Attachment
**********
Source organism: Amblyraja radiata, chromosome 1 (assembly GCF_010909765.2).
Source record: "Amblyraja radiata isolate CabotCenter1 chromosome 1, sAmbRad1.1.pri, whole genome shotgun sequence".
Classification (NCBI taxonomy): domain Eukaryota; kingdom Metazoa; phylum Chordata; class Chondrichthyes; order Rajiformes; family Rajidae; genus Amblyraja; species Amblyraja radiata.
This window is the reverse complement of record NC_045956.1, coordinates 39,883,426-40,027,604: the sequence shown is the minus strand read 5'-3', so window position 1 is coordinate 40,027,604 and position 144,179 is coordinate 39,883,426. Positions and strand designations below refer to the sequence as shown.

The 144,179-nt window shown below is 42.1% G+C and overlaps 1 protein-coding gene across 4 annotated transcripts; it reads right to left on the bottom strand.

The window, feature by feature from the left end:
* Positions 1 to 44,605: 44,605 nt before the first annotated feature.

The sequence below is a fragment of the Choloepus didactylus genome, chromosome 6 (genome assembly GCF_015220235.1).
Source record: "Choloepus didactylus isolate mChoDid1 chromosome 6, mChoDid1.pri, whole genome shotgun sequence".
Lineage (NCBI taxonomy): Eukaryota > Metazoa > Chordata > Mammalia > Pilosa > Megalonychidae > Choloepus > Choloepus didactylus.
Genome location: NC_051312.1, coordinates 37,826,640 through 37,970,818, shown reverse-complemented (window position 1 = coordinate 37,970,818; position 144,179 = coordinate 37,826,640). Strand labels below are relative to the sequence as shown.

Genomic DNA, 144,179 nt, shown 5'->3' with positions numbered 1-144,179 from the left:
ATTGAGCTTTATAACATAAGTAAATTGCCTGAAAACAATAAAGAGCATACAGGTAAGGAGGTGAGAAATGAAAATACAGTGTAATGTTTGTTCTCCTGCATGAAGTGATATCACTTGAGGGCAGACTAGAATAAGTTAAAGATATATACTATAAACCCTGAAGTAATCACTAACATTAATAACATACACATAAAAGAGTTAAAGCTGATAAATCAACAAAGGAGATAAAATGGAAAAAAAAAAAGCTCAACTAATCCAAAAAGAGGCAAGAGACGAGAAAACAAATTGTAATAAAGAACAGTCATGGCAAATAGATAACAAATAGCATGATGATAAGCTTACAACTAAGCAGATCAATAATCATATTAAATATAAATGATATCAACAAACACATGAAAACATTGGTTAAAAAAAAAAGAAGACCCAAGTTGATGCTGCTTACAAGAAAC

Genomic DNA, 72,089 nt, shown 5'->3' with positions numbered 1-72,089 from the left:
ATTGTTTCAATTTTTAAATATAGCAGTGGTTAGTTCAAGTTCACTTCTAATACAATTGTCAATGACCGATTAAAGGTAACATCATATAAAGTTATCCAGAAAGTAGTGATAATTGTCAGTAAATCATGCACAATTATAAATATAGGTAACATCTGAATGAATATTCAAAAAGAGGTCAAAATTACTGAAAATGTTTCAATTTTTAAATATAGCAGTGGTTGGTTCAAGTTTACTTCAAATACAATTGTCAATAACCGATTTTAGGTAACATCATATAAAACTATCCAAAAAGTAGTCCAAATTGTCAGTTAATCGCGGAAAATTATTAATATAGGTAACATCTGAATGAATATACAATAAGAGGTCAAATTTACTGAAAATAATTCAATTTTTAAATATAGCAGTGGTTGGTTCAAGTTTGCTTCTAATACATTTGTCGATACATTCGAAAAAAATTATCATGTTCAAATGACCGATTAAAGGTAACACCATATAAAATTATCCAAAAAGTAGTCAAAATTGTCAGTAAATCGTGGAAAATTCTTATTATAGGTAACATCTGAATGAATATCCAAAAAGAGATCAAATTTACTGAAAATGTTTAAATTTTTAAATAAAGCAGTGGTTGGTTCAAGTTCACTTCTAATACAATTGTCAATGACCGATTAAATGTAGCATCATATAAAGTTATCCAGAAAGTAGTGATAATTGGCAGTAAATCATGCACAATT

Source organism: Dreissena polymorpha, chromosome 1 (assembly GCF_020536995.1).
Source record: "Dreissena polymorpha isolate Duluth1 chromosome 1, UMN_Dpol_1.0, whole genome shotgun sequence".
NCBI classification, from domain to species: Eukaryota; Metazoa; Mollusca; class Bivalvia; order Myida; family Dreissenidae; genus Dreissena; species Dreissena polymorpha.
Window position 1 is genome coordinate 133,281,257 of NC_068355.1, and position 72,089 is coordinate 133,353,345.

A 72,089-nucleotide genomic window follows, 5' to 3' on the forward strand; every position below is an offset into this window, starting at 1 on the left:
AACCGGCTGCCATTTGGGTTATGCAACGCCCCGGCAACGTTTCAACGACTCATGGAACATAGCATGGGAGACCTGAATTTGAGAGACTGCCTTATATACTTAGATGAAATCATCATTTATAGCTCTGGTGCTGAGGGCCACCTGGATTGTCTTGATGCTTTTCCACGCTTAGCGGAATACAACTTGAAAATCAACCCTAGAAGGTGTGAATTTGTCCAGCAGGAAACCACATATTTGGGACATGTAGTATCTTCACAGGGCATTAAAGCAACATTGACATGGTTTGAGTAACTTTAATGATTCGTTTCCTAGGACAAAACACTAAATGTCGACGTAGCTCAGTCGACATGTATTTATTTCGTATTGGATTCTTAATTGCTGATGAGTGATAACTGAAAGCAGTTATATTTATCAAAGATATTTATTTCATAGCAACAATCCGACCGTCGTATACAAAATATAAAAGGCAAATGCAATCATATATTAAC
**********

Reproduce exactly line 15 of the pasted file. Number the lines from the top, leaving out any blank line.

ATTGTTTCAATTTTTAAATATAGCAGTGGTTAGTTCAAGTTCACTTCTAATACAATTGTCAATGACCGATTAAAGGTAACATCATATAAAGTTATCCAGAAAGTAGTGATAATTGTCAGTAAATCATGCACAATTATAAATATAGGTAACATCTGAATGAATATTCAAAAAGAGGTCAAAATTACTGAAAATGTTTCAATTTTTAAATATAGCAGTGGTTGGTTCAAGTTTACTTCAAATACAATTGTCAATAACCGATTTTAGGTAACATCATATAAAACTATCCAAAAAGTAGTCCAAATTGTCAGTTAATCGCGGAAAATTATTAATATAGGTAACATCTGAATGAATATACAATAAGAGGTCAAATTTACTGAAAATAATTCAATTTTTAAATATAGCAGTGGTTGGTTCAAGTTTGCTTCTAATACATTTGTCGATACATTCGAAAAAAATTATCATGTTCAAATGACCGATTAAAGGTAACACCATATAAAATTATCCAAAAAGTAGTCAAAATTGTCAGTAAATCGTGGAAAATTCTTATTATAGGTAACATCTGAATGAATATCCAAAAAGAGATCAAATTTACTGAAAATGTTTAAATTTTTAAATAAAGCAGTGGTTGGTTCAAGTTCACTTCTAATACAATTGTCAATGACCGATTAAATGTAGCATCATATAAAGTTATCCAGAAAGTAGTGATAATTGGCAGTAAATCATGCACAATT